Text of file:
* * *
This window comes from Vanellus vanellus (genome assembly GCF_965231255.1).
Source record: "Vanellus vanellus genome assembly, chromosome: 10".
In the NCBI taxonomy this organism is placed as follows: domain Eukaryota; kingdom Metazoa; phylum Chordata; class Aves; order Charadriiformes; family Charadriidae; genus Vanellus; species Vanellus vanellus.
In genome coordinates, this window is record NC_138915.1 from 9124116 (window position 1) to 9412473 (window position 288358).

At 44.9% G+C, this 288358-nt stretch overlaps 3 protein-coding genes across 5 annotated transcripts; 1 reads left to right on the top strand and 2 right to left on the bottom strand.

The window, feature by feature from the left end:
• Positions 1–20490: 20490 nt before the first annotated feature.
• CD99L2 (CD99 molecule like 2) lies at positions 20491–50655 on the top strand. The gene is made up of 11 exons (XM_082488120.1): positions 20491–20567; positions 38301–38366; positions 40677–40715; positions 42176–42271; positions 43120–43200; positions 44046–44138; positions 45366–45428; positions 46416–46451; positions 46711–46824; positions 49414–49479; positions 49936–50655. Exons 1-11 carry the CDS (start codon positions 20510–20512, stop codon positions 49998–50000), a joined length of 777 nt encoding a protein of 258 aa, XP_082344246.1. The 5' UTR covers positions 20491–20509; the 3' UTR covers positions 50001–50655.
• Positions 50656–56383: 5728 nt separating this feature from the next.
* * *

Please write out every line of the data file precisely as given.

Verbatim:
This window comes from Vanellus vanellus (genome assembly GCF_965231255.1).
Source record: "Vanellus vanellus genome assembly, chromosome: 10".
In the NCBI taxonomy this organism is placed as follows: domain Eukaryota; kingdom Metazoa; phylum Chordata; class Aves; order Charadriiformes; family Charadriidae; genus Vanellus; species Vanellus vanellus.
In genome coordinates, this window is record NC_138915.1 from 9124116 (window position 1) to 9412473 (window position 288358).

At 44.9% G+C, this 288358-nt stretch overlaps 3 protein-coding genes across 5 annotated transcripts; 1 reads left to right on the top strand and 2 right to left on the bottom strand.

The window, feature by feature from the left end:
• Positions 1–20490: 20490 nt before the first annotated feature.
• CD99L2 (CD99 molecule like 2) lies at positions 20491–50655 on the top strand. The gene is made up of 11 exons (XM_082488120.1): positions 20491–20567; positions 38301–38366; positions 40677–40715; positions 42176–42271; positions 43120–43200; positions 44046–44138; positions 45366–45428; positions 46416–46451; positions 46711–46824; positions 49414–49479; positions 49936–50655. Exons 1-11 carry the CDS (start codon positions 20510–20512, stop codon positions 49998–50000), a joined length of 777 nt encoding a protein of 258 aa, XP_082344246.1. The 5' UTR covers positions 20491–20509; the 3' UTR covers positions 50001–50655.
• Positions 50656–56383: 5728 nt separating this feature from the next.